“It’s great to finally see a true Origin leader for the Blues again in Paul Gallen and he just keeps getting better and better. When he first came in he had a lot of mistakes in his game but that’s gone – now he just rolls the sleeves up. It’s something NSW has needed and they can build the side around him. The great thing is that he is showing the other players what a true Origin player should play like and they haven’t had that. I mean, they had it with Brad Fittler and Andrew Johns through their excellence but not with that raw grit and grind and passion that Gallen shows.
“It’s great to see and there is no reason why he can’t take them into a new era starting with victory in Game III.”
Hill admits he still has some way to go to completely overcome the demons that have plagued him since retirement, but with the new business making strides and a secondary career in the media also coming along he is well on his way.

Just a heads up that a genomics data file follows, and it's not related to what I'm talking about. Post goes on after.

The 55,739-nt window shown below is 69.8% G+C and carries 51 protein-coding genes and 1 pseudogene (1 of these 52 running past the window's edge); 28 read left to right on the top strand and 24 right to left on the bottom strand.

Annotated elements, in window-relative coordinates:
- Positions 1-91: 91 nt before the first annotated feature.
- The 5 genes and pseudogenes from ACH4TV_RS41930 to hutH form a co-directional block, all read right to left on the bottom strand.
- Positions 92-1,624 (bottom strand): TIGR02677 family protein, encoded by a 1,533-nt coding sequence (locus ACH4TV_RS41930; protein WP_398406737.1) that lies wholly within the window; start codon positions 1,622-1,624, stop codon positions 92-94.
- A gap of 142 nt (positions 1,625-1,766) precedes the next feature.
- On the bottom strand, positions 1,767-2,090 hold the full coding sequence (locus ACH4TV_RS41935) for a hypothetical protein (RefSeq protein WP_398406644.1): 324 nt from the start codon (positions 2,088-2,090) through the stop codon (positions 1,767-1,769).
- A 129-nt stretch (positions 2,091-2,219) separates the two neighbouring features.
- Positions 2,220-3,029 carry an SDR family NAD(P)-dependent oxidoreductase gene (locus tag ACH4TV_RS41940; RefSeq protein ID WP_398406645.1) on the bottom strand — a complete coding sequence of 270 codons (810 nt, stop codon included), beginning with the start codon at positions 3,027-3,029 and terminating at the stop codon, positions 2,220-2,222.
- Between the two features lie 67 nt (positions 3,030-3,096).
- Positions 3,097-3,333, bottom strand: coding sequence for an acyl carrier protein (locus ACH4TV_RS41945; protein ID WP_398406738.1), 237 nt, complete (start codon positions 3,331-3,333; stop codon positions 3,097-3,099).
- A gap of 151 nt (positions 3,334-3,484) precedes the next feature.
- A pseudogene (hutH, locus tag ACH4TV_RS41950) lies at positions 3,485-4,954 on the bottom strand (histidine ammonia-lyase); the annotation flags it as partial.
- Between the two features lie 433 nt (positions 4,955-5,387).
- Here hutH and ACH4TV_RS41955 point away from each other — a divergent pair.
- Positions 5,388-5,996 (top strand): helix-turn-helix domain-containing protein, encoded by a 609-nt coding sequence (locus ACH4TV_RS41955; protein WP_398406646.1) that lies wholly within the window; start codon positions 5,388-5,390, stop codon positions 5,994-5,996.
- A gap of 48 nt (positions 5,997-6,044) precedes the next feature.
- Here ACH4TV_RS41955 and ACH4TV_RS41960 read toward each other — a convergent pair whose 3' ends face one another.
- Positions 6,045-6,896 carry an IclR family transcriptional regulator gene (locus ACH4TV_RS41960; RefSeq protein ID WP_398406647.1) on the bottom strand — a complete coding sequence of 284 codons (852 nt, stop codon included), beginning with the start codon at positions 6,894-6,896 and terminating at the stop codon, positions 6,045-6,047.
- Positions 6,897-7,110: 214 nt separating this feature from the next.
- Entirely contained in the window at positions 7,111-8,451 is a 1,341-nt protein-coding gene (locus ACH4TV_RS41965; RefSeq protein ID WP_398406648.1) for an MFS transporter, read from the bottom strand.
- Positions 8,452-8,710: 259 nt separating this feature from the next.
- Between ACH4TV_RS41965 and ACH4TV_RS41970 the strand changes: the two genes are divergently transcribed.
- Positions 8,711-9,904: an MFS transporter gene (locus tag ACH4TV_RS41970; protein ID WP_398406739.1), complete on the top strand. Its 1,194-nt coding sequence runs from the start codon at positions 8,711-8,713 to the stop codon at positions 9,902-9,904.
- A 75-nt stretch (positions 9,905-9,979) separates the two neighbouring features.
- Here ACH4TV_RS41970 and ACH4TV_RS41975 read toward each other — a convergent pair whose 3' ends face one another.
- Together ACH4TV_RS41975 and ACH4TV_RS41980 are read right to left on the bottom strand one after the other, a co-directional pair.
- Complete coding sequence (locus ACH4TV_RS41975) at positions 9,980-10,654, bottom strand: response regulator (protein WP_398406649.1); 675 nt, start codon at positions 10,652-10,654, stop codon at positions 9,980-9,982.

“I just think it’s something that the NRL and all players need to be aware of – that it’s not easy when you finish,” he said.
“The two years I spent in England, in a way you lose your profile so I had to find something I guess to reignite myself and that’s why I’m doing what I’m doing now as well as trying to work my way back into doing some TV work as well.
“I was on Fox the other week and really enjoyed that. I’ve been helping Sunrise out doing the post-Origin panel type stuff which I’ve also enjoyed. I’m trying to open up opportunities that way.
“I guess at the end of the day it’s about enjoying what you do and it’s nice to have found something that I’m passionate about again.”